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WSM Points of Unity Explained: 8 - Imperialism

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‘8. We oppose imperialism but put forward anarchism as an alternative goal to nationalism. We defend grassroots anti-imperialist movements while arguing for an anarchist rather than nationalist strategy.’

Many places, including Ireland have a history of being occupied by colonial powers and anti-colonial struggles that included a radical element. For instance the role of the Irish Citizen Army, initially set up to protect striking workers from the police, along with James Connolly are well known radical elements within the anti-colonial struggle here. But there are others, as far back as 1798 there were organised groups within the anti-colonial movement that promoted a radical, levelling democracy not just a change of rulers. There were also reactionary elements who wanted a 'free' Ireland to have its own colonies or who supported the slave trade or otherwise advanced white supremacist positions. Nationalism insists on blending all such elements together into a single movement and history in which being Irish erases the difference between radicals and reactionaries of the past and present.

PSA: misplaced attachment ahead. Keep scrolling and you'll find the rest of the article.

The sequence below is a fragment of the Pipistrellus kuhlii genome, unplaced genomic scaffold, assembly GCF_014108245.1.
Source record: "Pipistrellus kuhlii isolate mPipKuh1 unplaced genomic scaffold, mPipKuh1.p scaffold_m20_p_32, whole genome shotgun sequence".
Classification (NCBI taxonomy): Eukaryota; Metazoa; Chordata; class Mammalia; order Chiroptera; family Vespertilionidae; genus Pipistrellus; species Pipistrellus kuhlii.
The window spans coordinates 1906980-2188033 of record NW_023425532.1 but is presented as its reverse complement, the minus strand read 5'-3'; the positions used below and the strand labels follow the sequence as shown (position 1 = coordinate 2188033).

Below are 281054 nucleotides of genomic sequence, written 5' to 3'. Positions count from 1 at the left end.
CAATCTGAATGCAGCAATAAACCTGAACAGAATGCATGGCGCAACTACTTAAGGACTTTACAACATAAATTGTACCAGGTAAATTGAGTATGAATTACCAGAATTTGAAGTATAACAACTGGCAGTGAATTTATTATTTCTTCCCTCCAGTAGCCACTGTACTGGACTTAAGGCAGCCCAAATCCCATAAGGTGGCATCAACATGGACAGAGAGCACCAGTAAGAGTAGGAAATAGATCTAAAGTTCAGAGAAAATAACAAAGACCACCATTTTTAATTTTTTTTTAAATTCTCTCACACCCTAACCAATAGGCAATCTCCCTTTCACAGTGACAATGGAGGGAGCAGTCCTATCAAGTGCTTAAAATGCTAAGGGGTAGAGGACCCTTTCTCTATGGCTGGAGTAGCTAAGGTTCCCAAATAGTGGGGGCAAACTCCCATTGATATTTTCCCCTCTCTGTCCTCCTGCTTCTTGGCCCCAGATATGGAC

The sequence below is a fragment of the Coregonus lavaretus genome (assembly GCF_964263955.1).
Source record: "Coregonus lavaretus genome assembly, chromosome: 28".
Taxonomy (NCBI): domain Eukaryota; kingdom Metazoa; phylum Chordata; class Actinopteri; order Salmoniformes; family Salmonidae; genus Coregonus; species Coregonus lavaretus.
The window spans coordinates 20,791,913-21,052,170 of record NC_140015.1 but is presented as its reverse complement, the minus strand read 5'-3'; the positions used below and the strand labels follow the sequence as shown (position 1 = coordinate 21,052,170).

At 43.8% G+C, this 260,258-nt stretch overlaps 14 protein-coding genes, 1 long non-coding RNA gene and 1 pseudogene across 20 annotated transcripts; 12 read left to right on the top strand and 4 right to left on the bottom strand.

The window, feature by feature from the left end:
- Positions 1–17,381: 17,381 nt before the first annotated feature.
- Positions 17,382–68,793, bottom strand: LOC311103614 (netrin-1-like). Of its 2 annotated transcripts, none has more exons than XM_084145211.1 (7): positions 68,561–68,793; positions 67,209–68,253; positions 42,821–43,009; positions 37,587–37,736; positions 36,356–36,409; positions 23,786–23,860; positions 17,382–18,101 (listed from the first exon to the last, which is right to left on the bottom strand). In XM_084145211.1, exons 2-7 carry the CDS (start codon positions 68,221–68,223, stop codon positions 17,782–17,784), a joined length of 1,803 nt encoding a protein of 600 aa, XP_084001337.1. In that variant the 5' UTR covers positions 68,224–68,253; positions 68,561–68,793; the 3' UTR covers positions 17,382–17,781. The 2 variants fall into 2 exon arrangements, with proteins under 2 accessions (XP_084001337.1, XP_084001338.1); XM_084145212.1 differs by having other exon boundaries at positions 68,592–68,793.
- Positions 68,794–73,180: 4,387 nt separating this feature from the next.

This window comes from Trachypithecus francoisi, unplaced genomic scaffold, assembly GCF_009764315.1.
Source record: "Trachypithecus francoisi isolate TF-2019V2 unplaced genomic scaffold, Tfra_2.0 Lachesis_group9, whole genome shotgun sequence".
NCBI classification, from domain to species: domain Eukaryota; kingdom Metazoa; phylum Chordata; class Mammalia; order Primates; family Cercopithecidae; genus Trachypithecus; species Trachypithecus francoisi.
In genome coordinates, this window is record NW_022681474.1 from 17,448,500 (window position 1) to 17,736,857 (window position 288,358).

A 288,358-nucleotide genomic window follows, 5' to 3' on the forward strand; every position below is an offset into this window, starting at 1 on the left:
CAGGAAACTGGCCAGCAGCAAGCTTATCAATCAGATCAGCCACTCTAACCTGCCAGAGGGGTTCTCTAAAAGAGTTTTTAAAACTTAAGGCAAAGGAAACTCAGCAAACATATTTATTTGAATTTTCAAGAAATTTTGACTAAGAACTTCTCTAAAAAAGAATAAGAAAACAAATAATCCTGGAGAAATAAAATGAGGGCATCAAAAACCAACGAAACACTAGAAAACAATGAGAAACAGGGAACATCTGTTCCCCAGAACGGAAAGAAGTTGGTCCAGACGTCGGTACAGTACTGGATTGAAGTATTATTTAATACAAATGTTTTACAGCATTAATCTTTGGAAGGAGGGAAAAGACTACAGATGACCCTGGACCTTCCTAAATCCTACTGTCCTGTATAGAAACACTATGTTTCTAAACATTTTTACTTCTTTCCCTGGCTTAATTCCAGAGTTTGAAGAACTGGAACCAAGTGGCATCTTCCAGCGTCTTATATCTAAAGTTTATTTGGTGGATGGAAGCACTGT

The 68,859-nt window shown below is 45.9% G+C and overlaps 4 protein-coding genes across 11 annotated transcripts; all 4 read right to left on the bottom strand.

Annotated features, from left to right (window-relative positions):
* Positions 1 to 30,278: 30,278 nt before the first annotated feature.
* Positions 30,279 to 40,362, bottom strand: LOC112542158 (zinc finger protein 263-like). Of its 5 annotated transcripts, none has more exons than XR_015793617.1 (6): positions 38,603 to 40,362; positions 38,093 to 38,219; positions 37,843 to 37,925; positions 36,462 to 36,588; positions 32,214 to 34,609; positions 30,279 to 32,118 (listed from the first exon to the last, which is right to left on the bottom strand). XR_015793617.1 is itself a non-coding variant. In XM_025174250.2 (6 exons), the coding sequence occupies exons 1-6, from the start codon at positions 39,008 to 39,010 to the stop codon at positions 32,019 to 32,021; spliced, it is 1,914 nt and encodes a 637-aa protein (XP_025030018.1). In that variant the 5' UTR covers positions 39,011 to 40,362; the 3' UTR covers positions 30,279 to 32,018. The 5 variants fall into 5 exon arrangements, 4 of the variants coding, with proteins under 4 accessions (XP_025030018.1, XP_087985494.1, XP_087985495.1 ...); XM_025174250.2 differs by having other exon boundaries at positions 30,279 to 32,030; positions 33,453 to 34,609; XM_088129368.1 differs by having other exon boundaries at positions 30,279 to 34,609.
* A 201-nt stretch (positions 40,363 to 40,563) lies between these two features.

WSM Points of Unity Explained: 1 - Class Struggle and Leadership of Ideas

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'1. Anarchism will be created by the class struggle between the vast majority of society (the working class) and the tiny minority that currently rule. A successful revolution will require that anarchist ideas become the leading ideas within the working class. This will not happen spontaneously. Our role is to make anarchist ideas the leading ideas or, as it is sometimes expressed, to become a ''leadership of ideas''.’

We're usually told that class society is a thing of the past. After all, aren't we all middle class now? But this is false, and there still very much exists a severe division between people based on property and work, a hierarchy which is a basic fact of the economic system known as capitalism.

WSM Points of Unity Explained: 2 - Power Structures

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'2. We reject the idea that society can be changed through 'good people' gaining control of the power structures. This means we reject both the electoral strategy of the social democratic and green parties and the 'revolutionary' strategy of the various left groups.'

The WSM is working towards a free, equal, democratic society. We believe the only way to achieve this is by people taking their destinies into their own hands, forming grassroots mass movements, and creating new truly democratic institutions.